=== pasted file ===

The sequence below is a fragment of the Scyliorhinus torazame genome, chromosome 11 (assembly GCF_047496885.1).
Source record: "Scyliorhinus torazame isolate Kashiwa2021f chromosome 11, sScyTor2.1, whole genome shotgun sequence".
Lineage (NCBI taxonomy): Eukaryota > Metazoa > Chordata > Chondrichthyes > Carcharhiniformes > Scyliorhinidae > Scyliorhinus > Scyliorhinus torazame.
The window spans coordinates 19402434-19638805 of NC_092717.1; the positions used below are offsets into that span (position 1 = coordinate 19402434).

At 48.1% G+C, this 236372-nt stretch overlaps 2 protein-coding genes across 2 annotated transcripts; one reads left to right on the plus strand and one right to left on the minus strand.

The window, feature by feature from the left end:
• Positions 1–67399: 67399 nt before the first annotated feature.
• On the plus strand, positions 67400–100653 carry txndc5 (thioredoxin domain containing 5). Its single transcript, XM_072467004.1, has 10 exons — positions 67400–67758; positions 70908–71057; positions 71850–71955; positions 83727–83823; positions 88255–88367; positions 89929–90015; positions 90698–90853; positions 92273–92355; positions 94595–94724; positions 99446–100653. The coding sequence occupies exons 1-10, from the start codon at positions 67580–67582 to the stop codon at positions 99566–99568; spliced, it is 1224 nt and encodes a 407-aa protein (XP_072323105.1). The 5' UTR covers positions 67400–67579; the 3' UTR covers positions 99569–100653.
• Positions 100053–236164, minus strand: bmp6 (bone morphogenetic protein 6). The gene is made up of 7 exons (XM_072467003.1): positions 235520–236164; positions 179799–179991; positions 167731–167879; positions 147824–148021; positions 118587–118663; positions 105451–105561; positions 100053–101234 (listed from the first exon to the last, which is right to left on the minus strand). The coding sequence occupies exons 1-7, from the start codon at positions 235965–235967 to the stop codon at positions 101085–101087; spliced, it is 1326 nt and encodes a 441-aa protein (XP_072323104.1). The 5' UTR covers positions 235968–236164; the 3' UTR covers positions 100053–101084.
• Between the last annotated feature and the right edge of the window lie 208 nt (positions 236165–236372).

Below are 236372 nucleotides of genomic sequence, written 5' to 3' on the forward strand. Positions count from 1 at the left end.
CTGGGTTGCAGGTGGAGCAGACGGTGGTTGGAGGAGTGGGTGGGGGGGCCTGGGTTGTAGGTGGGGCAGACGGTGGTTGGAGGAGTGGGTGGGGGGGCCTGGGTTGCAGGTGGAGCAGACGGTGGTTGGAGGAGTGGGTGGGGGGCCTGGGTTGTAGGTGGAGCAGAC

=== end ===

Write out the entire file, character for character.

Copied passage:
The sequence below is a fragment of the Scyliorhinus torazame genome, chromosome 11 (assembly GCF_047496885.1).
Source record: "Scyliorhinus torazame isolate Kashiwa2021f chromosome 11, sScyTor2.1, whole genome shotgun sequence".
Lineage (NCBI taxonomy): Eukaryota > Metazoa > Chordata > Chondrichthyes > Carcharhiniformes > Scyliorhinidae > Scyliorhinus > Scyliorhinus torazame.
The window spans coordinates 19402434-19638805 of NC_092717.1; the positions used below are offsets into that span (position 1 = coordinate 19402434).

At 48.1% G+C, this 236372-nt stretch overlaps 2 protein-coding genes across 2 annotated transcripts; one reads left to right on the plus strand and one right to left on the minus strand.

The window, feature by feature from the left end:
• Positions 1–67399: 67399 nt before the first annotated feature.
• On the plus strand, positions 67400–100653 carry txndc5 (thioredoxin domain containing 5). Its single transcript, XM_072467004.1, has 10 exons — positions 67400–67758; positions 70908–71057; positions 71850–71955; positions 83727–83823; positions 88255–88367; positions 89929–90015; positions 90698–90853; positions 92273–92355; positions 94595–94724; positions 99446–100653. The coding sequence occupies exons 1-10, from the start codon at positions 67580–67582 to the stop codon at positions 99566–99568; spliced, it is 1224 nt and encodes a 407-aa protein (XP_072323105.1). The 5' UTR covers positions 67400–67579; the 3' UTR covers positions 99569–100653.
• Positions 100053–236164, minus strand: bmp6 (bone morphogenetic protein 6). The gene is made up of 7 exons (XM_072467003.1): positions 235520–236164; positions 179799–179991; positions 167731–167879; positions 147824–148021; positions 118587–118663; positions 105451–105561; positions 100053–101234 (listed from the first exon to the last, which is right to left on the minus strand). The coding sequence occupies exons 1-7, from the start codon at positions 235965–235967 to the stop codon at positions 101085–101087; spliced, it is 1326 nt and encodes a 441-aa protein (XP_072323104.1). The 5' UTR covers positions 235968–236164; the 3' UTR covers positions 100053–101084.
• Between the last annotated feature and the right edge of the window lie 208 nt (positions 236165–236372).

Below are 236372 nucleotides of genomic sequence, written 5' to 3' on the forward strand. Positions count from 1 at the left end.
CTGGGTTGCAGGTGGAGCAGACGGTGGTTGGAGGAGTGGGTGGGGGGGCCTGGGTTGTAGGTGGGGCAGACGGTGGTTGGAGGAGTGGGTGGGGGGGCCTGGGTTGCAGGTGGAGCAGACGGTGGTTGGAGGAGTGGGTGGGGGGCCTGGGTTGTAGGTGGAGCAGAC